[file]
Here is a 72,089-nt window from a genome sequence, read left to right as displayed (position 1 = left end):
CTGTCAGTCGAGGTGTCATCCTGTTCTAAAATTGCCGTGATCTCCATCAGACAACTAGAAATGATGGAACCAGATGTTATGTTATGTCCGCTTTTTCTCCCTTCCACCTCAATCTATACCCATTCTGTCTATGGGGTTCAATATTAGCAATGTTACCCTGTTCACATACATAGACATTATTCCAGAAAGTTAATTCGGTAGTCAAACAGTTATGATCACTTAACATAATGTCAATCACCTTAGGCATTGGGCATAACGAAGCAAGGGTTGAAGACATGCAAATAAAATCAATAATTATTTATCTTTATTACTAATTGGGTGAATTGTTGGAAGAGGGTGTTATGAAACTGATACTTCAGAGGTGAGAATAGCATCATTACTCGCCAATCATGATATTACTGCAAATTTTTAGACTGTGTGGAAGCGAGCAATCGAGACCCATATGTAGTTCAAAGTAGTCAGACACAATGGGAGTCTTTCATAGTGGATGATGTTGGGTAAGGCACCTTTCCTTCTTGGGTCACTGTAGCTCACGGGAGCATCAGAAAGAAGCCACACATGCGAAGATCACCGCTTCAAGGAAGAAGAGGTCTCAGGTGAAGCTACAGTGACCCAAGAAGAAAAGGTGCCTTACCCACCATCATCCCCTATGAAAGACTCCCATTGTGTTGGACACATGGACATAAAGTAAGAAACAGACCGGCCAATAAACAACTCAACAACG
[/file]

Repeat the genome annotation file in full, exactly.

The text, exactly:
Here is a 72,089-nt window from a genome sequence, read left to right as displayed (position 1 = left end):
CTGTCAGTCGAGGTGTCATCCTGTTCTAAAATTGCCGTGATCTCCATCAGACAACTAGAAATGATGGAACCAGATGTTATGTTATGTCCGCTTTTTCTCCCTTCCACCTCAATCTATACCCATTCTGTCTATGGGGTTCAATATTAGCAATGTTACCCTGTTCACATACATAGACATTATTCCAGAAAGTTAATTCGGTAGTCAAACAGTTATGATCACTTAACATAATGTCAATCACCTTAGGCATTGGGCATAACGAAGCAAGGGTTGAAGACATGCAAATAAAATCAATAATTATTTATCTTTATTACTAATTGGGTGAATTGTTGGAAGAGGGTGTTATGAAACTGATACTTCAGAGGTGAGAATAGCATCATTACTCGCCAATCATGATATTACTGCAAATTTTTAGACTGTGTGGAAGCGAGCAATCGAGACCCATATGTAGTTCAAAGTAGTCAGACACAATGGGAGTCTTTCATAGTGGATGATGTTGGGTAAGGCACCTTTCCTTCTTGGGTCACTGTAGCTCACGGGAGCATCAGAAAGAAGCCACACATGCGAAGATCACCGCTTCAAGGAAGAAGAGGTCTCAGGTGAAGCTACAGTGACCCAAGAAGAAAAGGTGCCTTACCCACCATCATCCCCTATGAAAGACTCCCATTGTGTTGGACACATGGACATAAAGTAAGAAACAGACCGGCCAATAAACAACTCAACAACG